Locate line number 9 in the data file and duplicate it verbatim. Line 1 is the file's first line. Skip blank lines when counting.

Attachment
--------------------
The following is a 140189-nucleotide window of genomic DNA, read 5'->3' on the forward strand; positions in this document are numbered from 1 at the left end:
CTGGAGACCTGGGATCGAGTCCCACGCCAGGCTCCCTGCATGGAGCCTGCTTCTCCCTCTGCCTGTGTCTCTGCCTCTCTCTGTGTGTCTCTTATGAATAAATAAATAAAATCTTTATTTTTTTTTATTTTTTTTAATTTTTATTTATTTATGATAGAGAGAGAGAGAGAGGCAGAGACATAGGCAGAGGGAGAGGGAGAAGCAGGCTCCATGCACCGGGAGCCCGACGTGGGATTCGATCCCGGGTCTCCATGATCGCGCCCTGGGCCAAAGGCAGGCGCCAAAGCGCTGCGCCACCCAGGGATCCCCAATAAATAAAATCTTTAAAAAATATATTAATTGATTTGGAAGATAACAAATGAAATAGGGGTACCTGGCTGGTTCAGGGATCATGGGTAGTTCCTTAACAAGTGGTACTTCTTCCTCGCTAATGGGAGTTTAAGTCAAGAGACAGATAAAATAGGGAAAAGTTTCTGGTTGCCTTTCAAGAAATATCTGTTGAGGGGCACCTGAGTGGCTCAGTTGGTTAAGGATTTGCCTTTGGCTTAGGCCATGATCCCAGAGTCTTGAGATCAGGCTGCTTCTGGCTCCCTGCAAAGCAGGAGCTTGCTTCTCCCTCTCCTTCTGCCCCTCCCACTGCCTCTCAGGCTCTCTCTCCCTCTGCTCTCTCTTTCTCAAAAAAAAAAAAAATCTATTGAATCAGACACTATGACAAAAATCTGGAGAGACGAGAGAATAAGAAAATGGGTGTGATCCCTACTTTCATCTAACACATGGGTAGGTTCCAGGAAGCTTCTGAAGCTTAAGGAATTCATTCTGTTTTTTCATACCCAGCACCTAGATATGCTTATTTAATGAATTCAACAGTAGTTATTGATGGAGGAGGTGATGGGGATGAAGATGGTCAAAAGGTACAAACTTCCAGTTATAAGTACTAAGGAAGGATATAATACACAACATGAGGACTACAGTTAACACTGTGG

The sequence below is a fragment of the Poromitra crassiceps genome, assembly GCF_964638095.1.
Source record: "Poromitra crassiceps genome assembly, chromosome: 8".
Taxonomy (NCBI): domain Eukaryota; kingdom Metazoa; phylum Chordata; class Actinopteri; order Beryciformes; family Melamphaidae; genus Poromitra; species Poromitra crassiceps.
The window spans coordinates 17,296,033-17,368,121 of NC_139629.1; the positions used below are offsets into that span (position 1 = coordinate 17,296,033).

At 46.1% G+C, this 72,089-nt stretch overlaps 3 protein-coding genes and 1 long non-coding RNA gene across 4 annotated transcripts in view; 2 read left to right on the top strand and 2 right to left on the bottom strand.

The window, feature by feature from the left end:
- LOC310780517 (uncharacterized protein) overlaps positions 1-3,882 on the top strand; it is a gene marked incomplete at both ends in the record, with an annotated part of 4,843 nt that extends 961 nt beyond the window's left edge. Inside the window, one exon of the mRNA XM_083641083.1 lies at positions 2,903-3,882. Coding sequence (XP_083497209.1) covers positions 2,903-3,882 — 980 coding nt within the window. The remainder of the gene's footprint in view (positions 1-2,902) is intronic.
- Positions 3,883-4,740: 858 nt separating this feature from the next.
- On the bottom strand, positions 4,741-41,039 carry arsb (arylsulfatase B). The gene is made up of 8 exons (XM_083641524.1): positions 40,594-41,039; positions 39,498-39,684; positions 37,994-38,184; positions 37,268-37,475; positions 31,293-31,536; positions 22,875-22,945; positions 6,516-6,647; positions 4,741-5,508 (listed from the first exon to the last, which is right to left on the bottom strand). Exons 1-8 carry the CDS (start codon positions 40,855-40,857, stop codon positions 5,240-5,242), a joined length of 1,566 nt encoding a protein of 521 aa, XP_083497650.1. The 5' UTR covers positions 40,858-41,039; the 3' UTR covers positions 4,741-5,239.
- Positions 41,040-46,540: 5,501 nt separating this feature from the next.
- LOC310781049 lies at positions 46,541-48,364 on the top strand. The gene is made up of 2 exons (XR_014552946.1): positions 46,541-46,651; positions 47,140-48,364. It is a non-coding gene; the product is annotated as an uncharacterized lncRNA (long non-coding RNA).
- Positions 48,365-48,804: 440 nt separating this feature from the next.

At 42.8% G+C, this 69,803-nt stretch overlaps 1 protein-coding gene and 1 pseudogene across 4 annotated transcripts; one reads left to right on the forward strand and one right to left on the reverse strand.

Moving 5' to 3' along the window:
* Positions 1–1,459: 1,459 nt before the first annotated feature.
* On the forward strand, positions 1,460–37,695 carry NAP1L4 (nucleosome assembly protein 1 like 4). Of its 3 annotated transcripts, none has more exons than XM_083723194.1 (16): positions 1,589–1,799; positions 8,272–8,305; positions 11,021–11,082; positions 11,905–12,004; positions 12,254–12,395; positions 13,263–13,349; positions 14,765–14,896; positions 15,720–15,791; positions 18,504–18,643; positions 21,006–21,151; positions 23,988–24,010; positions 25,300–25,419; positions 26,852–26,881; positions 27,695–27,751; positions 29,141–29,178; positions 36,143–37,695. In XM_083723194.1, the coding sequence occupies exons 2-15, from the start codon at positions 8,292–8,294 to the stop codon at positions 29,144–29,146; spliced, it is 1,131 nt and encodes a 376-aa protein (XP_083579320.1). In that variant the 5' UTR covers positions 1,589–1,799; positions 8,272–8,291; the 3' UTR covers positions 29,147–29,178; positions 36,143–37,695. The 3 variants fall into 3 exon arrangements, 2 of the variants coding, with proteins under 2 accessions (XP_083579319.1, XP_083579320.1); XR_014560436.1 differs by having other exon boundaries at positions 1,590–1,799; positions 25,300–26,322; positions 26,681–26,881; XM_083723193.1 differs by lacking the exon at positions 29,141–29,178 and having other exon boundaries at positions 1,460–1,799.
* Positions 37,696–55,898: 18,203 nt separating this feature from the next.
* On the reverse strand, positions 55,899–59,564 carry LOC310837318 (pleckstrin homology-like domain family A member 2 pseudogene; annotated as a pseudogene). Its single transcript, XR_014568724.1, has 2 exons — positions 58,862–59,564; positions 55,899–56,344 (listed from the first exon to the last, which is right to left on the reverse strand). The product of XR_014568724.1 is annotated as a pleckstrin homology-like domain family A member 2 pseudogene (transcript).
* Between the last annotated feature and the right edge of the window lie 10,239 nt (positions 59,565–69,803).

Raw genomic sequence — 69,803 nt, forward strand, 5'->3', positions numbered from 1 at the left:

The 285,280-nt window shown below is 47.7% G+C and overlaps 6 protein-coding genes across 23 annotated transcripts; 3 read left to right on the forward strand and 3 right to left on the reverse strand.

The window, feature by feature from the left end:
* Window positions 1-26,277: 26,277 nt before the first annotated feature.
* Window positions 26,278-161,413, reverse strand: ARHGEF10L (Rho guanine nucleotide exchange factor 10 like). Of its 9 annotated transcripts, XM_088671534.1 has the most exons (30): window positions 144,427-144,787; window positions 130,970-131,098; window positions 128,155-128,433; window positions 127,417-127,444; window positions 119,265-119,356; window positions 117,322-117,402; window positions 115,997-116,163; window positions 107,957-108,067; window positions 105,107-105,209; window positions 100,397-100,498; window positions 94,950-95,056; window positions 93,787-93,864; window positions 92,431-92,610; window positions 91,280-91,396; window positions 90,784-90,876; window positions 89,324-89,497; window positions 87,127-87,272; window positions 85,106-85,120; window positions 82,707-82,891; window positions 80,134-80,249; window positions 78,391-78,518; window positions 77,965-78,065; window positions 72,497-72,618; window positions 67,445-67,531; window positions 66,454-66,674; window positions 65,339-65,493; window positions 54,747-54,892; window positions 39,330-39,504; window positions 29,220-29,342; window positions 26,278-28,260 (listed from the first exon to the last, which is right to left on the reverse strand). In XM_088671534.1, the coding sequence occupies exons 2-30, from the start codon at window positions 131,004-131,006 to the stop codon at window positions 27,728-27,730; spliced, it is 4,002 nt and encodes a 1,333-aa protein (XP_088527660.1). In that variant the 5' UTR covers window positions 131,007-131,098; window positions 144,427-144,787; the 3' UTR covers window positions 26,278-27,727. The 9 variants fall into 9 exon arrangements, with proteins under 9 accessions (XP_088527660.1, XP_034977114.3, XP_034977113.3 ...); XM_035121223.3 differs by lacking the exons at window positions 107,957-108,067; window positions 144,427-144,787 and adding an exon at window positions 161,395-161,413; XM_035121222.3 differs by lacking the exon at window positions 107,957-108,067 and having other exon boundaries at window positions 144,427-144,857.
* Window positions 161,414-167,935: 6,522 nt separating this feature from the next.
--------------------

- LOC310780517 (uncharacterized protein) overlaps positions 1-3,882 on the top strand; it is a gene marked incomplete at both ends in the record, with an annotated part of 4,843 nt that extends 961 nt beyond the window's left edge. Inside the window, one exon of the mRNA XM_083641083.1 lies at positions 2,903-3,882. Coding sequence (XP_083497209.1) covers positions 2,903-3,882 — 980 coding nt within the window. The remainder of the gene's footprint in view (positions 1-2,902) is intronic.